3 Reality Checks for Nursing Students

June 3, 2013 in Nursing TIps

Nursing Student with Books

Reality checks are never fun but for students already going through the challenging task of earning degrees from nursing schools, they are necessary for putting things into perspective and helping students make the right choices for their careers in the future. Schools can only prepare its students for so much.

Reality Check #1: It Takes Time to Be a Pro–Even With a Degree In Hand

It’s no secret that the academic training to become a nurse is hard. Graduating and automatically entering into one’s dream occupation isn’t a very accurate or realistic expectation to have, however. This isn’t impossible to achieve but it does take time–something newly graduated nurses often don’t want to hear. They figure they’ve already put in enough time in school so why can’t they dive right into the profession they’ve worked so hard for?

Graduates must understand that the clinical portion of their education only exposes them to so much. While a nursing degree will get a person hired into a medical facility, it’s still going to take a few years to learn the ropes and master a hospital or clinic’s day-to-day operations to a point where they can be considered for more advanced job positions. New nurses may even find themselves working in a unit completely unrelated to what they studied for in school. This is the new normal in healthcare, for better or worse.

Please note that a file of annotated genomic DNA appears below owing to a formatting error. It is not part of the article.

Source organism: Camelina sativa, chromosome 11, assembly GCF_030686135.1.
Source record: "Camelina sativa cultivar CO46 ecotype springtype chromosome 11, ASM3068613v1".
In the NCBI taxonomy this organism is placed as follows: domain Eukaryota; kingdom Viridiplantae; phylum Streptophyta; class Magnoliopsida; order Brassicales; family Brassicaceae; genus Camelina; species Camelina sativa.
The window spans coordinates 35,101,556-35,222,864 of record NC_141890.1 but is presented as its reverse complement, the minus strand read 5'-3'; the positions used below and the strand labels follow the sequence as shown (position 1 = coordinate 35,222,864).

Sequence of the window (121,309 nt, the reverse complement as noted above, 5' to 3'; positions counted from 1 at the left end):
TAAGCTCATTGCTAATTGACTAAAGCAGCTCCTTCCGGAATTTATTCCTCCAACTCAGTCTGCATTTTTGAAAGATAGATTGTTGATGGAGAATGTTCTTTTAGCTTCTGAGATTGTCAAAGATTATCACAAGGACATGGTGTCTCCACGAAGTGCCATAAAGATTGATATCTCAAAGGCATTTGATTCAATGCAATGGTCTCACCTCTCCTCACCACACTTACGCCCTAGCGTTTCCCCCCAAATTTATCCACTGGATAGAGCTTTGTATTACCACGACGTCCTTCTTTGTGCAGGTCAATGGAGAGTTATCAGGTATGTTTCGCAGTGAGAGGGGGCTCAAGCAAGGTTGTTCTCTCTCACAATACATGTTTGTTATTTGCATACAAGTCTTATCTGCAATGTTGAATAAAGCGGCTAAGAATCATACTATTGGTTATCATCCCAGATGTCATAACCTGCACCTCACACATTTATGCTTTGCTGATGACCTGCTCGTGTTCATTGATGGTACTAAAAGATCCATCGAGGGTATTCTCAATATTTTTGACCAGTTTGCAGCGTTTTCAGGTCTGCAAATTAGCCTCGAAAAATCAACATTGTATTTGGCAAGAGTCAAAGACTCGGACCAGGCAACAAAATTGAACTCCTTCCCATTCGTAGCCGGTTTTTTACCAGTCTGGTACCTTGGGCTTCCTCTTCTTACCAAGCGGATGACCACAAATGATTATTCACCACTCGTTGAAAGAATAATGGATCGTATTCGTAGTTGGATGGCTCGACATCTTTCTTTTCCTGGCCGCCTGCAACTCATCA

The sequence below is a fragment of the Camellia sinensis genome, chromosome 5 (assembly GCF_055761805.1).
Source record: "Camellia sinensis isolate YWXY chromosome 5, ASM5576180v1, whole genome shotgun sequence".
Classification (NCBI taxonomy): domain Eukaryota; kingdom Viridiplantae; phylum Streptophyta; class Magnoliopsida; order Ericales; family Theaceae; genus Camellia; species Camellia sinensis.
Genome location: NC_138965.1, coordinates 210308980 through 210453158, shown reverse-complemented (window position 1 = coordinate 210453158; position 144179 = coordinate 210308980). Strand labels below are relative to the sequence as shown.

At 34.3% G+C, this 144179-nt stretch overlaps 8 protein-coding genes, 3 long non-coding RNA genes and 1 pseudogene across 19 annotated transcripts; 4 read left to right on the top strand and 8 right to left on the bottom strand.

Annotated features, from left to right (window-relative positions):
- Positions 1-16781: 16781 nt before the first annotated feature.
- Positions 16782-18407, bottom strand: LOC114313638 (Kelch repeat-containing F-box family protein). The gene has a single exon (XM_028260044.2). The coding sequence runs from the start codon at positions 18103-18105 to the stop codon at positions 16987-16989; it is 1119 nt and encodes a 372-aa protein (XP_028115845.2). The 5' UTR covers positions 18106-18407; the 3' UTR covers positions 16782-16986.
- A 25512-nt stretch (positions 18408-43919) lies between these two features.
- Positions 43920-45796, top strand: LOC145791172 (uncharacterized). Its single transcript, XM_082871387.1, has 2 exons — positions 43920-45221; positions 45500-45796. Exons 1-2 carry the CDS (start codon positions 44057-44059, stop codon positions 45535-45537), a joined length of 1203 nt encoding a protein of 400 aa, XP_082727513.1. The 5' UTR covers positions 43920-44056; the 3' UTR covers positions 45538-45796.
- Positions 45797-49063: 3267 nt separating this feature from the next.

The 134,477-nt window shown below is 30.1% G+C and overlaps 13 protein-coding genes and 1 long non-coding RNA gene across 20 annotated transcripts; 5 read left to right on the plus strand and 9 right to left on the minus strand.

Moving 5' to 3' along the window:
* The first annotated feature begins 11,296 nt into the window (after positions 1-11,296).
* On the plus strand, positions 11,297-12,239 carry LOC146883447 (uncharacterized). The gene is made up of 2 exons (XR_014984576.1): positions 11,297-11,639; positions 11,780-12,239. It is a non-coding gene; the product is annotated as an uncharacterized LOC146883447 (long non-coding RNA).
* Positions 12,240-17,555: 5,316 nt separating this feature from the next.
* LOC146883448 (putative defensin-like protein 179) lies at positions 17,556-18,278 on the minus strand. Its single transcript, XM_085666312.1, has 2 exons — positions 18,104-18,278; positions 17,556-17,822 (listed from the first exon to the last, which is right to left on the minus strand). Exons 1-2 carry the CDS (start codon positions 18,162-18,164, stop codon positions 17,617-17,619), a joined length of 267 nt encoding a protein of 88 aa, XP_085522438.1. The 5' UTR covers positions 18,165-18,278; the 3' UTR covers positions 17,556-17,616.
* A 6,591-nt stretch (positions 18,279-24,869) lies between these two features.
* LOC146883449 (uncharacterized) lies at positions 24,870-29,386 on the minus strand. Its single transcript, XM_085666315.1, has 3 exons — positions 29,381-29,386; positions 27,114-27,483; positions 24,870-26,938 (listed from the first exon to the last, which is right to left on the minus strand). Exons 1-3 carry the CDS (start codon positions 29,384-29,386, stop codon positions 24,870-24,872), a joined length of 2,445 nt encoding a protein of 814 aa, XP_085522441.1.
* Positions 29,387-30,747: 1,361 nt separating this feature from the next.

Reality Check #2: Not Everyone is Ready for Retirement

Among the many factors resulting in the ongoing rise in healthcare jobs, including nursing, one of the most talked about is the ushering of new nurses to replace the ones going into retirement. While it is true that many seasoned nurses are getting ready to enter this next phase of their lives, this notion isn’t unfolding exactly the way most students would think.

Some nursing students may believe that a large portion of nurses will suddenly retire, leaving a huge gap in the healthcare system that needs to be filled. Unfortunately, it doesn’t work that way. When nurses retire, it doesn’t typically happen all at once, it is staggered throughout the year so soon-to-be graduates shouldn’t stick to the idea that they’ll find themselves with an abundance of job openings to choose from.

Additionally, because the economy is still recovering, many nurses who are eligible to retire are choosing not to or are delaying retirement so they can continue earning enough to help them afford a proper retirement in the future. That means less job openings than originally anticipated when it comes to this particular factor.

Reality Check #3: Not All Hospitals Are Hiring

With the state of the economy, many hospitals have gone into hiring freezes, limited the number of people they’re able to hire or are no longer considering graduates. Students must carefully research the city and state where they plan on finding employment to make sure they aren’t preparing themselves to enter a market filled with employers with no current need for (or are incapable of) bringing new nurses on board.

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